Differing views - can chimpanzees do level 2 perspective-taking?

Katja Karg, Martin Schmelz, Josep Call, Michael Tomasello

Research output: Contribution to journalArticlepeer-review

22 Citations (Scopus)

Abstract

Although chimpanzees understand what others may see, it is unclear if they understand how others see things (Level 2 perspective-taking). We investigated whether chimpanzees can predict the behavior of a conspecific which is holding a mistaken perspective that differs from their own. The subject competed with a conspecific over two food sticks. While the subject could see that both were the same size, to the competitor one appeared bigger than the other. In a previously established game, the competitor chose one stick in private first and the subject chose thereafter, without knowing which of the sticks was gone. Chimpanzees and 6-year-old children chose the ‘riskier’ stick (that looked bigger to the competitor) significantly less in the game than in a nonsocial control. Children chose randomly in the control, thus showing Level 2 perspective-taking skills; in contrast, chimpanzees had a preference for the ‘riskier’ stick here, rendering it possible that they attributed their own preference to the competitor to predict her choice. We thus run a follow-up in which chimpanzees did not have a preference in the control. Now they also chose randomly in the game. We conclude that chimpanzees solved the task by attributing their own preference to the other, while children truly understood the other’s mistaken perspective.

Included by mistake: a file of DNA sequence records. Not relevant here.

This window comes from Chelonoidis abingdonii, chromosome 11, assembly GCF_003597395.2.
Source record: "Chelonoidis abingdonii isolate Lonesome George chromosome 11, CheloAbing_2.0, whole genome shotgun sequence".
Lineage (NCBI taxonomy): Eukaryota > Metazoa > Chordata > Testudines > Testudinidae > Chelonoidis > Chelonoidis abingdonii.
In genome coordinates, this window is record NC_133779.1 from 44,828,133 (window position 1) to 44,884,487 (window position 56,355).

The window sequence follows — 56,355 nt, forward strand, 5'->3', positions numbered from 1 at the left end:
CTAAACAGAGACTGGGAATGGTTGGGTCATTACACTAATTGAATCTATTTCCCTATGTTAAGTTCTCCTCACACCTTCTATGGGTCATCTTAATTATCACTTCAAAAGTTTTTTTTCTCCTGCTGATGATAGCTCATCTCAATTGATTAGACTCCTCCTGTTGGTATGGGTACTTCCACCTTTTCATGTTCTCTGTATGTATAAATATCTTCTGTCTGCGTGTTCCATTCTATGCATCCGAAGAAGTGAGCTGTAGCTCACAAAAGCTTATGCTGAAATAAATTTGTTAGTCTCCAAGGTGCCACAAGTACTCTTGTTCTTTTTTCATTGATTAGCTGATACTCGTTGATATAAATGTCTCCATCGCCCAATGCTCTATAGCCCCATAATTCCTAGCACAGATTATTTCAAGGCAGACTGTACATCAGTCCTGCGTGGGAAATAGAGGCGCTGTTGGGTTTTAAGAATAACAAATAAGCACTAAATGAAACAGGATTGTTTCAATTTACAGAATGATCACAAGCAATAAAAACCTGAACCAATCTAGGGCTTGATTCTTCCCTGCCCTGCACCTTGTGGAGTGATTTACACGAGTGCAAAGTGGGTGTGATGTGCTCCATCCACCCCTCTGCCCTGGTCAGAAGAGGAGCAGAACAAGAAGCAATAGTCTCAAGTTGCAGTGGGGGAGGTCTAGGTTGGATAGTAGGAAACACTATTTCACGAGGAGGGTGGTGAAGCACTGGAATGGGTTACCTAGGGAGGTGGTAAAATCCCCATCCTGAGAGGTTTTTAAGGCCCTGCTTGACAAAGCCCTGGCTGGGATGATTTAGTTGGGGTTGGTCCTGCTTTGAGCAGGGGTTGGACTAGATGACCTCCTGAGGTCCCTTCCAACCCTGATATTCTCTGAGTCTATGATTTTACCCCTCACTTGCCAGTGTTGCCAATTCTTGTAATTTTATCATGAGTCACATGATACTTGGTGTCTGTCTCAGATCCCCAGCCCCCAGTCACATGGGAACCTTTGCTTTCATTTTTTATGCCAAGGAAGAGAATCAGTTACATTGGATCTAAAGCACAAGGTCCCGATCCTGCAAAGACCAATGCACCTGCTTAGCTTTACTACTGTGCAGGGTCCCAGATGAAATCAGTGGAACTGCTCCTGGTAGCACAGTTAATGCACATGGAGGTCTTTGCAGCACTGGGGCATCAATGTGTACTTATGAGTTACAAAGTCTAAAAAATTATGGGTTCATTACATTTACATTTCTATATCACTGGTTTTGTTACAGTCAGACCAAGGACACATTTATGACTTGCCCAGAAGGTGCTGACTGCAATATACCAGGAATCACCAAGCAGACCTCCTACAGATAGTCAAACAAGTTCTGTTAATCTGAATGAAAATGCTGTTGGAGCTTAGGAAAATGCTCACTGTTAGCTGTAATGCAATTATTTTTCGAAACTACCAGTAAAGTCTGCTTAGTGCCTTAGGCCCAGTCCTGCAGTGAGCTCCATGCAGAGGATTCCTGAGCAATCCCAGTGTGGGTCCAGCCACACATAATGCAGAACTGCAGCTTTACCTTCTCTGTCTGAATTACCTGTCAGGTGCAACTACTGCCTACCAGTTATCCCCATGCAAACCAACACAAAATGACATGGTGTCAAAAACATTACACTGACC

Original languageEnglish
Pages (from-to)555-564
JournalAnimal Cognition
Volume19
Issue number3
Early online date6 Feb 2016
DOIs
Publication statusPublished - May 2016

Keywords

  • Perspective taking
  • Appearance-reality
  • Deception
  • False belief
  • Chimpanzee

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